Five potential candidates to replace Hope Hicks

Five potential candidates to replace Hope Hicks
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The announced departure of White House communications director Hope HicksHope Charlotte HicksWhite House race to replace Hope Hicks has two lead contenders Hicks almost left WH months before she announced her resignation: report Kelly tells White House staff no more personnel changes coming MORE leaves a gaping hole in his administration and deprives President TrumpDonald John TrumpPoll: Both parties need to do more on drug prices Senate approves .3 trillion spending bill, sending to Trump White House: Trump will delay steel tariffs for EU, six countries MORE of one of his most trusted aides. 

Hicks — who was with the Trump campaign from its controversial launch in 2015 — was more than just the communications director at the White House. Trump’s allies describe her as a steadying force with an uncanny ability to understand and accommodate the unique demands of her boss.

Insiders say that no one will be able to entirely fill Hicks’s unique role within Trump World. However, the White House will be looking to fill the communications director position in her absence — a job that has seen frequent turnover in Trump’s 13 months in office.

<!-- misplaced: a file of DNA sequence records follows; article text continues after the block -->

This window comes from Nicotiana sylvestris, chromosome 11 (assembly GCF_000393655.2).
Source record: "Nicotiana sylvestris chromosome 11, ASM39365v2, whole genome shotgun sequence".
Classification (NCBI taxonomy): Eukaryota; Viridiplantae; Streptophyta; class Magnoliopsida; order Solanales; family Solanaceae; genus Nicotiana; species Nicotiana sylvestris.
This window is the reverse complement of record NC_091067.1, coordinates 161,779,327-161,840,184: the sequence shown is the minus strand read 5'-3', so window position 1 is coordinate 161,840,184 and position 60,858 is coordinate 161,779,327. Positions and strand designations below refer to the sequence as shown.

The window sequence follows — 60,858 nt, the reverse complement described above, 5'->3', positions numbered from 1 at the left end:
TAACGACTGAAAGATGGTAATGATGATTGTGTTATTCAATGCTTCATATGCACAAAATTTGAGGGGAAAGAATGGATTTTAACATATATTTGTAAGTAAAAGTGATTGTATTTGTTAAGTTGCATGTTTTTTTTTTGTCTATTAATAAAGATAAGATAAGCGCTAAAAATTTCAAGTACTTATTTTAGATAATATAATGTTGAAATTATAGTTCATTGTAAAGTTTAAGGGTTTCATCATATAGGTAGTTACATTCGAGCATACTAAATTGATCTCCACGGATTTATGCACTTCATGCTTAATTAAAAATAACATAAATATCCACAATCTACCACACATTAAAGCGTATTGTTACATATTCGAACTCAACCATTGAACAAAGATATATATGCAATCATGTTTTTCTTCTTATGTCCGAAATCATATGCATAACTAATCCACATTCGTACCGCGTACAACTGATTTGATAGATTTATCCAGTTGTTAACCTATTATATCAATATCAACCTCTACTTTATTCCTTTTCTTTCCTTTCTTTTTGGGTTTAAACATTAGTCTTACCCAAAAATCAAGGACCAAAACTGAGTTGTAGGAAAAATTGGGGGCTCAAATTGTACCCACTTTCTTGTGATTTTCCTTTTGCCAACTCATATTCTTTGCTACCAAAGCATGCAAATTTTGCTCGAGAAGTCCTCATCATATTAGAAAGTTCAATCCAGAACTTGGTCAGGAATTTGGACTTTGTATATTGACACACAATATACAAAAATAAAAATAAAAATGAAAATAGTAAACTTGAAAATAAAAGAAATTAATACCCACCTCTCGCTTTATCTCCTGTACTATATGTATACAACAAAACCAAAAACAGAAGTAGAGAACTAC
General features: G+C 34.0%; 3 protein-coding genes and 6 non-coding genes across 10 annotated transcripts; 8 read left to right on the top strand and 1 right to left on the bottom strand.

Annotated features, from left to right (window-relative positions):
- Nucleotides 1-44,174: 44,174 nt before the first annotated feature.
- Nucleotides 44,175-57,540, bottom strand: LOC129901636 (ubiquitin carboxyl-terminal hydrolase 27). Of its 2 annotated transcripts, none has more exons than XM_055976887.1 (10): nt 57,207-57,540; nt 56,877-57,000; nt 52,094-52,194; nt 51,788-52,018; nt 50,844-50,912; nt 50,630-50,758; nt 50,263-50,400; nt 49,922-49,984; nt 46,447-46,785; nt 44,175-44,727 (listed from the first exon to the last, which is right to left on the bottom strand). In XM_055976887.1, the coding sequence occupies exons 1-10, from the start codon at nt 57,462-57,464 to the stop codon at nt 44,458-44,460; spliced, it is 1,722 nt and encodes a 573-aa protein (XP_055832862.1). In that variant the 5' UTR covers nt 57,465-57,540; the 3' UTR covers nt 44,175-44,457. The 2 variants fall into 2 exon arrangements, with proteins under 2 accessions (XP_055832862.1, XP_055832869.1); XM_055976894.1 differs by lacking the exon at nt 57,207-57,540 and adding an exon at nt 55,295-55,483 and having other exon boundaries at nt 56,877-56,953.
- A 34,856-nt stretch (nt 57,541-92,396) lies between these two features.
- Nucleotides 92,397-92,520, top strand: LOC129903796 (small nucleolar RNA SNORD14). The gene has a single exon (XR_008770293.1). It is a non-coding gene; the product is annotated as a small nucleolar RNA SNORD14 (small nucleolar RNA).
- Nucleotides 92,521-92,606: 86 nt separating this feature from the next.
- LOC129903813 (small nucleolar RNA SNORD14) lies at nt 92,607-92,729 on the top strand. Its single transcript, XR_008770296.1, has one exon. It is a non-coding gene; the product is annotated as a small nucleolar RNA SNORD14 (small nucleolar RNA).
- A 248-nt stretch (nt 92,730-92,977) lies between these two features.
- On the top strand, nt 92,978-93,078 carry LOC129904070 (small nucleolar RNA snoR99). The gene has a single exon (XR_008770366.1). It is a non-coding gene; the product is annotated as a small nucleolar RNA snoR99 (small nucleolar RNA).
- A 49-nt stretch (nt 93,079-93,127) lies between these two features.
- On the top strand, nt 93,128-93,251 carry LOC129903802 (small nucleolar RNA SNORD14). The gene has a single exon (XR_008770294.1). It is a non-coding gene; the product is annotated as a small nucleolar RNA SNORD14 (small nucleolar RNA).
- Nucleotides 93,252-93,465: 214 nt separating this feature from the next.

The position was originally held by Mike Dubke, who never gained the president’s trust. Dubke was jettisoned amid broad dissatisfaction with the White House communications shop.

Former White House press secretary Sean SpicerSean Michael SpicerWhite House race to replace Hope Hicks has two lead contenders Chris Wallace: Trump's Russia sanctions 'neither bold nor swift' In this administration, there have been many examples of courageous defiance MORE filled the role briefly, but resigned after the job was given to hedge fund manager Anthony ScaramucciAnthony ScaramucciWhite House race to replace Hope Hicks has two lead contenders The Hill's 12:30 Report Scaramucci signs book deal on 'The Blue Collar President': report MORE.

Scaramucci’s chaotic 10-day tenure was marked by power struggles, leaks and obscene tirades, paving the way for Hicks, the White House’s jack-of-all trades, to fill the role.

Here are five people being discussed to replace Hicks, based on interviews with operatives who are privy to internal discussions.

Mercedes Schlapp

Schlapp, the White House director of strategic communications, is the front-runner to replace Hicks, insiders say.

The Cuban-American is a veteran of former President George W. Bush’s campaigns and a former Fox News contributor. 

She is married to Matt Schlapp, the president of the American Conservative Union who spearheads the annual gathering of grass-roots activists, the Conservative Political Action Conference (CPAC). 

Trump received a hero’s welcome at CPAC last week, with thousands packing the rafters to cheer his 75-minute long campaign-style speech.

Matt Schlapp said Thursday on MSNBC that his wife would likely take the job if it’s offered to her.

“She's going to be very open to anything the president wants her to do,” Schlapp said.